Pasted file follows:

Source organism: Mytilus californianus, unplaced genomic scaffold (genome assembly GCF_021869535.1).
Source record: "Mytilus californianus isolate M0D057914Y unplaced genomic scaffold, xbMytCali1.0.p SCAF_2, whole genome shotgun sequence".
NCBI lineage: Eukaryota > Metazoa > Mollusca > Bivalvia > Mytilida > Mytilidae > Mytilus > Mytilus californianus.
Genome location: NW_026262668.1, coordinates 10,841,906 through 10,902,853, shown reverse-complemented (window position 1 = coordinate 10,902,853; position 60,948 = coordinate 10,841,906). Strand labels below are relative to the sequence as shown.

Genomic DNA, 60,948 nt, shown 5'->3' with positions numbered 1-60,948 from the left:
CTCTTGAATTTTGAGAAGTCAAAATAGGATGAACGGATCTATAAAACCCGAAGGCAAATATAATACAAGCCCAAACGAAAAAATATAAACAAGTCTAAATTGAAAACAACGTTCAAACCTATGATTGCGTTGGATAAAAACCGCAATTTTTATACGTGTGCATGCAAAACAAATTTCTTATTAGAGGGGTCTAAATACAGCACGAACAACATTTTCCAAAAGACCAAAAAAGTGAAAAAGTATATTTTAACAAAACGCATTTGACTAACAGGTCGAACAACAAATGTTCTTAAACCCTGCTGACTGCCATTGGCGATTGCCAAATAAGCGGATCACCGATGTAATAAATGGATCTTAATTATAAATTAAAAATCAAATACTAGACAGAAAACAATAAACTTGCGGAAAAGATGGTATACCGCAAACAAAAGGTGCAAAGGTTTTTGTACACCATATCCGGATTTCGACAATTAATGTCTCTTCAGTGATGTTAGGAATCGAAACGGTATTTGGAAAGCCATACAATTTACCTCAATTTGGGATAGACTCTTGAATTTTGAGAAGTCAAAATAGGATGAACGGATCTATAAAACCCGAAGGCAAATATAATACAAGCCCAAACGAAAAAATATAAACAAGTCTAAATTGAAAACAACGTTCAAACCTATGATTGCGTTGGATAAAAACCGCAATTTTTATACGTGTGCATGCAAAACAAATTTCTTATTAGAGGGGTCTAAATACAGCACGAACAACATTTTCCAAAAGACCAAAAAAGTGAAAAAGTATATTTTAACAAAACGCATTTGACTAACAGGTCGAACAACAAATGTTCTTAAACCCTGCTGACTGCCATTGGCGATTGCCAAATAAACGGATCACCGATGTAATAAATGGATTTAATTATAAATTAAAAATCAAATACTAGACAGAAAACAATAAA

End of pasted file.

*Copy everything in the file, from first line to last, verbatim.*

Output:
Source organism: Mytilus californianus, unplaced genomic scaffold (genome assembly GCF_021869535.1).
Source record: "Mytilus californianus isolate M0D057914Y unplaced genomic scaffold, xbMytCali1.0.p SCAF_2, whole genome shotgun sequence".
NCBI lineage: Eukaryota > Metazoa > Mollusca > Bivalvia > Mytilida > Mytilidae > Mytilus > Mytilus californianus.
Genome location: NW_026262668.1, coordinates 10,841,906 through 10,902,853, shown reverse-complemented (window position 1 = coordinate 10,902,853; position 60,948 = coordinate 10,841,906). Strand labels below are relative to the sequence as shown.

Genomic DNA, 60,948 nt, shown 5'->3' with positions numbered 1-60,948 from the left:
CTCTTGAATTTTGAGAAGTCAAAATAGGATGAACGGATCTATAAAACCCGAAGGCAAATATAATACAAGCCCAAACGAAAAAATATAAACAAGTCTAAATTGAAAACAACGTTCAAACCTATGATTGCGTTGGATAAAAACCGCAATTTTTATACGTGTGCATGCAAAACAAATTTCTTATTAGAGGGGTCTAAATACAGCACGAACAACATTTTCCAAAAGACCAAAAAAGTGAAAAAGTATATTTTAACAAAACGCATTTGACTAACAGGTCGAACAACAAATGTTCTTAAACCCTGCTGACTGCCATTGGCGATTGCCAAATAAGCGGATCACCGATGTAATAAATGGATCTTAATTATAAATTAAAAATCAAATACTAGACAGAAAACAATAAACTTGCGGAAAAGATGGTATACCGCAAACAAAAGGTGCAAAGGTTTTTGTACACCATATCCGGATTTCGACAATTAATGTCTCTTCAGTGATGTTAGGAATCGAAACGGTATTTGGAAAGCCATACAATTTACCTCAATTTGGGATAGACTCTTGAATTTTGAGAAGTCAAAATAGGATGAACGGATCTATAAAACCCGAAGGCAAATATAATACAAGCCCAAACGAAAAAATATAAACAAGTCTAAATTGAAAACAACGTTCAAACCTATGATTGCGTTGGATAAAAACCGCAATTTTTATACGTGTGCATGCAAAACAAATTTCTTATTAGAGGGGTCTAAATACAGCACGAACAACATTTTCCAAAAGACCAAAAAAGTGAAAAAGTATATTTTAACAAAACGCATTTGACTAACAGGTCGAACAACAAATGTTCTTAAACCCTGCTGACTGCCATTGGCGATTGCCAAATAAACGGATCACCGATGTAATAAATGGATTTAATTATAAATTAAAAATCAAATACTAGACAGAAAACAATAAA